“They all say this collaborative spirit is what makes Mpala special,” she said. “They talk to one another, they publish together.”
She said that unique to the University was a clause in the beginning of the trust agreement stipulating that they had to use their best efforts to fund-raise for and support Mpala.
While there are significant conflicts over land in Kenya, for University student researchers, such conflict is at most peripheral — and almost nonexistent. In fact, many of the students said being at the center was a great opportunity, which enabled them to dedicate their time to their work instead of dealing with other problems endemic to fieldwork.
“The logic we created in Mpala is to take away the onerous aspects of trying to run a field camp,” Rubenstein said. Because food, electricity, vehicles, and laboratories are provided, researchers do not have to worry about managing these essentials themselves.
McKenna Brownell ’20 worked at Mpala this past summer through a Princeton Environmental Institute internship. Through fieldwork, she assisted researchers in a project on the effects of parasites on gene behavior in zebras.
“I like the scientific community of people that are passionate about whatever they’re researching,” she said. Brownell said she also enjoyed the unique opportunity to interact with the local community at Mpala, as many locals were hired as research assistants.
Many of her most memorable relationships, she said, were formed with the field assistants, many of whom were from local villages. Apart from driving the researchers to and from and sites, she said that their extensive knowledge of the region served as a valuable resource when conducting research.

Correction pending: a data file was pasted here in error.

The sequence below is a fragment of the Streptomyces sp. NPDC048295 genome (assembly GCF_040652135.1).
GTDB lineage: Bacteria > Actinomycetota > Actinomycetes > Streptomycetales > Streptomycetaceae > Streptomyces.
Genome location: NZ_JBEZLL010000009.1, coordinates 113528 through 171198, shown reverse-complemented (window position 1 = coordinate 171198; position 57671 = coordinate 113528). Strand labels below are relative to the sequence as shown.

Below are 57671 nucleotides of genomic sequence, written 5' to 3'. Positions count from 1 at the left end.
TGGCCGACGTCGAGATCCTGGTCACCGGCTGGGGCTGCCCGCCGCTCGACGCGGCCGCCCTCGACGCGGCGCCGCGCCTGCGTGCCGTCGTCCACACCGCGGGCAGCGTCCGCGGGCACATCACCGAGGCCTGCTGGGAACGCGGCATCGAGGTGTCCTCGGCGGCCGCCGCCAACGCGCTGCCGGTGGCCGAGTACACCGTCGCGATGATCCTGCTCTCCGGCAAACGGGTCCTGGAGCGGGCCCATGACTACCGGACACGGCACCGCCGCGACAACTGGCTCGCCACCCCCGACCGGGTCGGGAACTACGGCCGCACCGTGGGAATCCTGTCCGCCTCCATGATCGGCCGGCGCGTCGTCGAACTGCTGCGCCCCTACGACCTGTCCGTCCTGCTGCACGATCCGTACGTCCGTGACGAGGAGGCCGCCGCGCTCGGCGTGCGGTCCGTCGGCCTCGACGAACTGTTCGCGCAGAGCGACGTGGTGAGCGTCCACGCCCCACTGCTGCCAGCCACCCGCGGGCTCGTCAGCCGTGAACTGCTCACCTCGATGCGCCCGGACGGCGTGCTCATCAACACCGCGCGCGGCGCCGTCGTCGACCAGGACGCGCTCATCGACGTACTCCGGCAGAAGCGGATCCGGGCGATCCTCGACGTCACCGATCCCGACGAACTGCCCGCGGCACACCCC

“They help you out with everything,” she said. “They are really knowledgeable about the grass … a lot of them are fantastic animal trackers, so they know where the zebras will be at 10 a.m. in the morning, because they know their grazing patterns.”
“Mpala has a very strong staff,” Brownell said. “They do everything from managing local schools, to fundraising nationally, to managing the rangeland, to working with researchers.”
Joanna Zhang ’19 was also at Mpala in the summer, doing research for her senior thesis, a study of livestock-wildlife interactions in a savanna ecosystem. She, along with a research team of another intern and two local research assistants, tracked four herds of cattle, two from Mpala, and two from the pastoralists, native residents who herd livestock on the land.
“We tracked where the cattle grazed everyday, and that’s going to let us see where do they graze, and how far do they walk,” she said. “And then the next piece was looking at how that grazing affects the vegetation.”
Like Brownell, she enjoyed the opportunity to conduct fieldwork, and said she hoped to be able to do more for her senior thesis.
Akash Kushwaha ’21, who came to Kenya along with Sarah Varghese ’19 and Rev. Theresa S. Thames, associate dean of religious life and the chapel, to teach at local schools as part of an ORL project, also stayed at the research center.
“We would spend our free time at the research center,” he explained. He and Varghese would prepare for lessons at the primary school or the high school at which they taught. They also learned Swahili from a local in their spare time.
“The program was based around connecting Mpala with the people who live there,” Kushwaha said. “The entire internship was about interaction. I’m now taking Swahili at the University so I can go back and talk to the friends I made over there in a language that resonates more with them.”
In the future
Kenya’s population is growing rapidly and is expected to reach 85 million by 2050, according to a 2010 World Bank report, and the researchers at Mpala hope to come up with solutions to the issues concerning natural resources and wildlife.
To that end, Rubenstein hopes to make the Mpala experience open to more people, noting that they are increasing the number of vehicles.
“We’ve never had to turn anyone away,” he added.